As I have become more senior, my peers and upper administration have treated me very well, but I still encounter occasional issues with undergraduates and subordinates who are surprised and disbelieving that I am qualified for my position. I have received condescending emails and had people go around me and report trivial issues to supervisors in an attempt to circumvent my authority. I have always eventually prevailed in these negative situations, and remind myself of all the positive experiences and numerous opportunities I have had in my career. My message to younger women is: yes, you will encounter sexist situations, and when you do, seek allies and dig in for the long haul. When you are in the right, you will always succeed. The benefits of this career are worth these occasional challenges.
Never underestimate the benefits on these issues that come from the words and actions of allies. If something does not feel right to you, say something. Be the person who says “We don’t do that here.” Increasing the diversity of your work place tends to decrease bias and harassment. Below are more concrete actions you can take to make our community more inclusive.
Hire and support women and URM
- Encourage qualified undergraduate women and URM to go to graduate school.
- Hire them for Research Experiences for Undergraduates (REUs) in your lab so they develop better credentials.
- Hire women and URM graduate students. Treat them the same as your male graduate students.
- Write letters of recommendation for women that are similar to those for men. Emphasize their technical skills at the same rate – intelligence, creativity, problem selection, etc., versus social skills.
Improve our community culture
- Foster a supportive, not competitive, atmosphere with your research group, emphasizing that the entire group benefits when team members are supported.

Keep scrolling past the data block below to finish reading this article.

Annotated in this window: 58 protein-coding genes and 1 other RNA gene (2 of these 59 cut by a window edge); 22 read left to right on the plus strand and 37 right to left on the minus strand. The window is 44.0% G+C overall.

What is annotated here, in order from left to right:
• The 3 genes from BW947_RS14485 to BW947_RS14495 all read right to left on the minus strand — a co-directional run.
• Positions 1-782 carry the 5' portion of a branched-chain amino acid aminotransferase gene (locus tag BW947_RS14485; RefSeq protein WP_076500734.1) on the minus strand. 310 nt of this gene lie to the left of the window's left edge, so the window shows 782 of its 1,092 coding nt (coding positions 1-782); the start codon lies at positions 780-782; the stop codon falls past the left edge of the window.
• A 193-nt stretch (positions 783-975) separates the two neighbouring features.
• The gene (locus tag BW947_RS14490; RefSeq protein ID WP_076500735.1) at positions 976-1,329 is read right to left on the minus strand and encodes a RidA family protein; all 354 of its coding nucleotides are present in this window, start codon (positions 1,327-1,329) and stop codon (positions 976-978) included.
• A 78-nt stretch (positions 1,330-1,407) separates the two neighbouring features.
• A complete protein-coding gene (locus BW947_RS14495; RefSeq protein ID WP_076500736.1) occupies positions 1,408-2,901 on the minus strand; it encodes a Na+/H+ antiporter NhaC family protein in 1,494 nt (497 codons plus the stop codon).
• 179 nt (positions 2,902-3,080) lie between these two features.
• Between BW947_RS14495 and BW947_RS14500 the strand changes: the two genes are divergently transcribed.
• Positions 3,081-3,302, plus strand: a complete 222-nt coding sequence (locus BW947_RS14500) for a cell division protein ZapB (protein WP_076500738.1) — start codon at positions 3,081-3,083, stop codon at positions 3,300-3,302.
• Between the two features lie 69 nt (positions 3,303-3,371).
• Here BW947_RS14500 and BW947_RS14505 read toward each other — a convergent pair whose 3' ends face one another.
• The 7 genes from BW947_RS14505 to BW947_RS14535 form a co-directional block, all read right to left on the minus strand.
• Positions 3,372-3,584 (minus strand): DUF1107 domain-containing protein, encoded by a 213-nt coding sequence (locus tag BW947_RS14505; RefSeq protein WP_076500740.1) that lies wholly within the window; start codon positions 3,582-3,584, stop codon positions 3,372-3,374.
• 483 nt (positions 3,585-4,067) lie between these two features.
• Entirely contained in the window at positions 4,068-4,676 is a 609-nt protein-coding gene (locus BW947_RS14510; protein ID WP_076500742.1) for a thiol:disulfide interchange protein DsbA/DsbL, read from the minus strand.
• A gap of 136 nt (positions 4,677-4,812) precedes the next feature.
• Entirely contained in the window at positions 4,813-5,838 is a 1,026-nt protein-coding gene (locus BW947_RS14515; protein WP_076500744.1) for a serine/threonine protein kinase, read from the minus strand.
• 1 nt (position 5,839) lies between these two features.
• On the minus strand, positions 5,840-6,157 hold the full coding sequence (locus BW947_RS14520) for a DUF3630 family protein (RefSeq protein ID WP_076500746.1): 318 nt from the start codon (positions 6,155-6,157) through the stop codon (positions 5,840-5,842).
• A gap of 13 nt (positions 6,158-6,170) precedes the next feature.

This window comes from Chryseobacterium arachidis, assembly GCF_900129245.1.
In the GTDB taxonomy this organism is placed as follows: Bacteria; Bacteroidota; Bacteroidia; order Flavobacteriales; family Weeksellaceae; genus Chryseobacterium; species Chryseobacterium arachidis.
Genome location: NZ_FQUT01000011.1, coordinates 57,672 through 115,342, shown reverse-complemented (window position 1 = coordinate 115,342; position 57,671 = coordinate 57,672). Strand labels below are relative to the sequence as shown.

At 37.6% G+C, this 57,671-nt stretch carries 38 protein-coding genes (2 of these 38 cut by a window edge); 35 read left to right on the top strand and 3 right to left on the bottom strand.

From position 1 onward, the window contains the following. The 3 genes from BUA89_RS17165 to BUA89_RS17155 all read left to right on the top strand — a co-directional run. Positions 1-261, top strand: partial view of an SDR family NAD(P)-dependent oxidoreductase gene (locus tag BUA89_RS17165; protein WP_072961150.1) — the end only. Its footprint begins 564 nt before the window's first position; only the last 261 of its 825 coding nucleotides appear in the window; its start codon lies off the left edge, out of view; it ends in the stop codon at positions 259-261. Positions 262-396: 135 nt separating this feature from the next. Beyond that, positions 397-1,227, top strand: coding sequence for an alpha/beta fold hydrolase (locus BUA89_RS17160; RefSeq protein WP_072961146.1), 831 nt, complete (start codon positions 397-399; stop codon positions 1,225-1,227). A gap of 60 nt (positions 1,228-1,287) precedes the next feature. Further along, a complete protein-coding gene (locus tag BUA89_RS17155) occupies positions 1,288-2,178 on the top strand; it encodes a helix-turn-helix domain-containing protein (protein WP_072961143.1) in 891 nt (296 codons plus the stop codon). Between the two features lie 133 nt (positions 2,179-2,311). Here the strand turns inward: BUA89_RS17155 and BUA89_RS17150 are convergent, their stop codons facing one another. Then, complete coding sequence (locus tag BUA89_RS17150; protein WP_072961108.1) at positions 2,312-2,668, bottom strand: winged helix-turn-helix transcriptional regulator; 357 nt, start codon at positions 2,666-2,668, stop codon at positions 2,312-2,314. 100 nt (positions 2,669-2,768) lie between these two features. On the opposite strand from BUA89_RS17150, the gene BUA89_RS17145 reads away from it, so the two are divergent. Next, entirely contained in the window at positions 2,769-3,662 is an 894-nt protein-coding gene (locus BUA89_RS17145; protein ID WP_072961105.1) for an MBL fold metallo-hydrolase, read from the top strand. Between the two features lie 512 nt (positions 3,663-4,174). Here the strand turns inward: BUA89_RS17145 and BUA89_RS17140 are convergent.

- Set expectations on lab behavior in writing. For instance, we work as a team. We ask each other questions when we are stuck. We give constructive feedback on ideas and documents. Everyone is treated with respect.
- Be ready to say something! Often, we are in shock when someone say something inappropriate, sexist, or racist. Say right away “I don’t believe that.” “That is not as funny as you think it is.” If you miss your opportunity, do it later.
- Refrain from commenting on people’s appearance.
- Don’t say “because you are an X, you must Y.”
- Do not hire people who make sexist and racist remarks.
- At conferences, talk to women and URM researchers. Ask them about their research. Include them in group dinner plans.
Increase awareness and inclusiveness
- Before you serve on committees, panels, etc., make sure they are diverse. Decline invitations if the group lacks diversity.
- Nominate qualified women, URM, and “new” people for positions of leadership and awards in the community.
- When you are in positions of power, emphasize diversity in appointments and hiring.
- Run a 90 minute conference session for actions male allies can take to improve our culture.
Egregious harassment, racism, and sexism happens in our community, and is especially harmful to young researchers. Unfortunately, women have left our field as a consequence. For the authors of this article, each negative story is overshadowed by dozens of positive experiences, where someone went out of their way to offer support, provide opportunities, and encourage us. You can change our community by being that voice of encouragement, that ally, that champion that keeps someone in the field. Be that change agent.
Kathryn S McKinley is a Senior Researcher at Google. She is currently SIGPLAN Secretary. She is a member of SIGMICRO, SIGARCH, IEEE TCCA, IEEE TCuARCH, and SIGPLAN. She serves on the board of CRA and CRA-W. She is an ACM and IEEE Fellow.